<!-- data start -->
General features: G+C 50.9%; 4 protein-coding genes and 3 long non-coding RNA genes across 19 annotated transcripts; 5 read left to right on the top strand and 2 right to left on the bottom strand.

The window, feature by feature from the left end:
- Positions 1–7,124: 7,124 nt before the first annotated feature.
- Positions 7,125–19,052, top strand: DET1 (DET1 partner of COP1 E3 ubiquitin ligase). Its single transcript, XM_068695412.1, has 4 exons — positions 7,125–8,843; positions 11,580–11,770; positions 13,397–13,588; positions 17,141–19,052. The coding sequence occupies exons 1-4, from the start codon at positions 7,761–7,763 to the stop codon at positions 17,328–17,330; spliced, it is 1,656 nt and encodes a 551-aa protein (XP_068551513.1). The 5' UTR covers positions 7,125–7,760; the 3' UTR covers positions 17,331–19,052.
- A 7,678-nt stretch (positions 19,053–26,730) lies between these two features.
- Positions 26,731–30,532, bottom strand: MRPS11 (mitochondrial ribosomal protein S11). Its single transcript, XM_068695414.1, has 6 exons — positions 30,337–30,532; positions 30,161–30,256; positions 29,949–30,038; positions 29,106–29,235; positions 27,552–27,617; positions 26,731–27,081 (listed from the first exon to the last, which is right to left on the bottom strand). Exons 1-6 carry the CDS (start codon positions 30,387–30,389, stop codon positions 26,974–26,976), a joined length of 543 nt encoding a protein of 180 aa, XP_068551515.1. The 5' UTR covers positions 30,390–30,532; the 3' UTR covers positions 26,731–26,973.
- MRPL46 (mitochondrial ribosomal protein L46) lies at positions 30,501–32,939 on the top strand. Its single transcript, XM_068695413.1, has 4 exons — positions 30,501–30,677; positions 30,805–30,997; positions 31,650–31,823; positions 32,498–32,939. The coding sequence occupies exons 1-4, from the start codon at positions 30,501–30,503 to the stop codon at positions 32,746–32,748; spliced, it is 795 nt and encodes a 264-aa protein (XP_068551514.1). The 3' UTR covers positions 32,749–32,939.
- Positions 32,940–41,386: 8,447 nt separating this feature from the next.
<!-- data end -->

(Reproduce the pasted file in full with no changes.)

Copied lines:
General features: G+C 50.9%; 4 protein-coding genes and 3 long non-coding RNA genes across 19 annotated transcripts; 5 read left to right on the top strand and 2 right to left on the bottom strand.

The window, feature by feature from the left end:
- Positions 1–7,124: 7,124 nt before the first annotated feature.
- Positions 7,125–19,052, top strand: DET1 (DET1 partner of COP1 E3 ubiquitin ligase). Its single transcript, XM_068695412.1, has 4 exons — positions 7,125–8,843; positions 11,580–11,770; positions 13,397–13,588; positions 17,141–19,052. The coding sequence occupies exons 1-4, from the start codon at positions 7,761–7,763 to the stop codon at positions 17,328–17,330; spliced, it is 1,656 nt and encodes a 551-aa protein (XP_068551513.1). The 5' UTR covers positions 7,125–7,760; the 3' UTR covers positions 17,331–19,052.
- A 7,678-nt stretch (positions 19,053–26,730) lies between these two features.
- Positions 26,731–30,532, bottom strand: MRPS11 (mitochondrial ribosomal protein S11). Its single transcript, XM_068695414.1, has 6 exons — positions 30,337–30,532; positions 30,161–30,256; positions 29,949–30,038; positions 29,106–29,235; positions 27,552–27,617; positions 26,731–27,081 (listed from the first exon to the last, which is right to left on the bottom strand). Exons 1-6 carry the CDS (start codon positions 30,387–30,389, stop codon positions 26,974–26,976), a joined length of 543 nt encoding a protein of 180 aa, XP_068551515.1. The 5' UTR covers positions 30,390–30,532; the 3' UTR covers positions 26,731–26,973.
- MRPL46 (mitochondrial ribosomal protein L46) lies at positions 30,501–32,939 on the top strand. Its single transcript, XM_068695413.1, has 4 exons — positions 30,501–30,677; positions 30,805–30,997; positions 31,650–31,823; positions 32,498–32,939. The coding sequence occupies exons 1-4, from the start codon at positions 30,501–30,503 to the stop codon at positions 32,746–32,748; spliced, it is 795 nt and encodes a 264-aa protein (XP_068551514.1). The 3' UTR covers positions 32,749–32,939.
- Positions 32,940–41,386: 8,447 nt separating this feature from the next.